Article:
We love royal weddings, don’t we? Remember Kate Middleton and Prince William’s wedding, and before them, William’s parents? For that matter, as a society we seem to be in love with weddings, rivalling the royal wedding with expenditures and extravagances to make that day “special”–as if wanting to commit your lives to each other wasn’t special enough.
Weddings were big deals in Biblical times as well. The whole village came out for the event which lasted days. It was a great party. Weddings were featured in a number of Jesus’ parables, indicating their significance.
Our psalm for this week was written for a royal wedding. The king is highly praised, he is “the fairest of the sons of men.” (2) He is the icon of virtue, “you love righteousness and hate wickedness,” (7), and defends truth, “In your majesty ride forth victoriously for the cause of truth.” (4) Because of this God has anointed him and decked him with beautiful robes, an ivory palace, and surrounded him with the daughters of kings. (7-9)
The psalm then shifts to the bride. The daughter of a king, she is instructed to leave her father’s house behind her, “forget your people and your father’s house.” (10) She who had been the daughter of a king will now be the wife of a king and mother to princes, “Instead of your fathers shall be your sons; you will make them princes in all the earth.” (10)
There is no mention of love. This is strictly a political arrangement, the aligning of two countries.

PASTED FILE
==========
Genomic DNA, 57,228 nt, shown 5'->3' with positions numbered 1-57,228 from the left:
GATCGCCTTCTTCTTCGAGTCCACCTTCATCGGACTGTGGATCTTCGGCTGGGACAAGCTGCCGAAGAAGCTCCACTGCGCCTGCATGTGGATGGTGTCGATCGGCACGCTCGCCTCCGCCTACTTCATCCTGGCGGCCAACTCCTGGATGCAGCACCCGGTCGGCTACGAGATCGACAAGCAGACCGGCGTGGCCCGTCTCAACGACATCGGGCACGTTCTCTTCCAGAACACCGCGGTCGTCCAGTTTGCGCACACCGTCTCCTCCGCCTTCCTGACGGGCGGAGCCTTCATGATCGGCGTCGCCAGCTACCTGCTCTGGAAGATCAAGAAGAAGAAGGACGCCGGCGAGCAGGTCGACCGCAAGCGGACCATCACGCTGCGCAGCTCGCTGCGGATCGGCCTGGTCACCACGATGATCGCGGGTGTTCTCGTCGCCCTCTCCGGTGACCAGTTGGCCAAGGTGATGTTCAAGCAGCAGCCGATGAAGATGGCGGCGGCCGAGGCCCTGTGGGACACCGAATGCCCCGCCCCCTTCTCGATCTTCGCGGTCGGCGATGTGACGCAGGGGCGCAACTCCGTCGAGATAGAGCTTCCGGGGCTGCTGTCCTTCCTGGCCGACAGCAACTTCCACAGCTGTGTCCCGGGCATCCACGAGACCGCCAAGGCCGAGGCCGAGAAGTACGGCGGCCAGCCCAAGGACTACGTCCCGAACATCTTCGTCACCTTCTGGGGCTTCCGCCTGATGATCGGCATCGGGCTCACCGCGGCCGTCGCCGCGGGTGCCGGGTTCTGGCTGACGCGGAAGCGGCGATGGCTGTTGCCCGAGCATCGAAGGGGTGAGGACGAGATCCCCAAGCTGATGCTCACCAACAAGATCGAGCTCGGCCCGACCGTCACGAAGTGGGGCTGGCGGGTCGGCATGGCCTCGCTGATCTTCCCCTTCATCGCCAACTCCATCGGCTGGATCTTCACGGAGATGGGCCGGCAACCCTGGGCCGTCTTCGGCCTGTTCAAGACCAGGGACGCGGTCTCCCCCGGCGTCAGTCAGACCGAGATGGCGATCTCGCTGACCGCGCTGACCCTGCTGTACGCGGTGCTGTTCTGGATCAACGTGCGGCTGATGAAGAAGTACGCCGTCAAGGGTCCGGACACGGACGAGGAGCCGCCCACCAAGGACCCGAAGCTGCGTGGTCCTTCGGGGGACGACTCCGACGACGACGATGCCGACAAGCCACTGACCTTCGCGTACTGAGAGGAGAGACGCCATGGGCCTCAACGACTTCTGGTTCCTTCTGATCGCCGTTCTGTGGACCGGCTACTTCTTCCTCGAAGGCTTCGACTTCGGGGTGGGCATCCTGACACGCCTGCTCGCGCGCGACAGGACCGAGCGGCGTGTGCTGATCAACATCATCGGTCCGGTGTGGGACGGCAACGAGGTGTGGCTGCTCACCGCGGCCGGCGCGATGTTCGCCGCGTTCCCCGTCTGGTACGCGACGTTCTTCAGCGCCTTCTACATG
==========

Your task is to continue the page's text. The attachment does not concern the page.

Marriage has undergone a number of changes over the centuries. During Old Testament times, polygamy was common, with men taking multiple wives. King Solomon was reputed as having a harem of 300 wives and concubines, more political alliances as he sought to extend his power. Marriage was more of a business transaction, arranged by family members.
Marriage as a sacrament was established much later. Over time couples began to recognize that there was something more involved than a contract and started going to churches to have their marriages blessed. Still marriage for love didn’t become common till the nineteenth century.
Despite all the changes throughout history, one thing remains the same, marriages form the most basic unit of society, the core of the family unit. Healthy families are the bedrock upon which a healthy society is built. Healthy families start with healthy marriages. The characteristics that build a healthy relationship: communication skills, forgiveness, unselfishness, love and respect, are all crucial for communities if they are to thrive.
Amidst the splendor of the royal wedding, the princess bride is told to leave behind her father’s house in order to form a new alliance with her husband, forming a new family in a new kingdom. She is reminded of the need to prepare for the marriage as she celebrates the wedding.
It isn’t just about the wedding, it’s about what follows, the marriage. In our individualistic society where romance reigns supreme, we can get caught up with idea that it is just about you and me and if we grow apart, time to separate. Perhaps it is time we recognize that marriage isn’t just about two people, or even two families, but society. Healthy marriages aren’t just good for the couple, they are good for society. In the wake of unhealthy families lie poverty, crime, drug addiction and other problems.
It’s more than just you and me.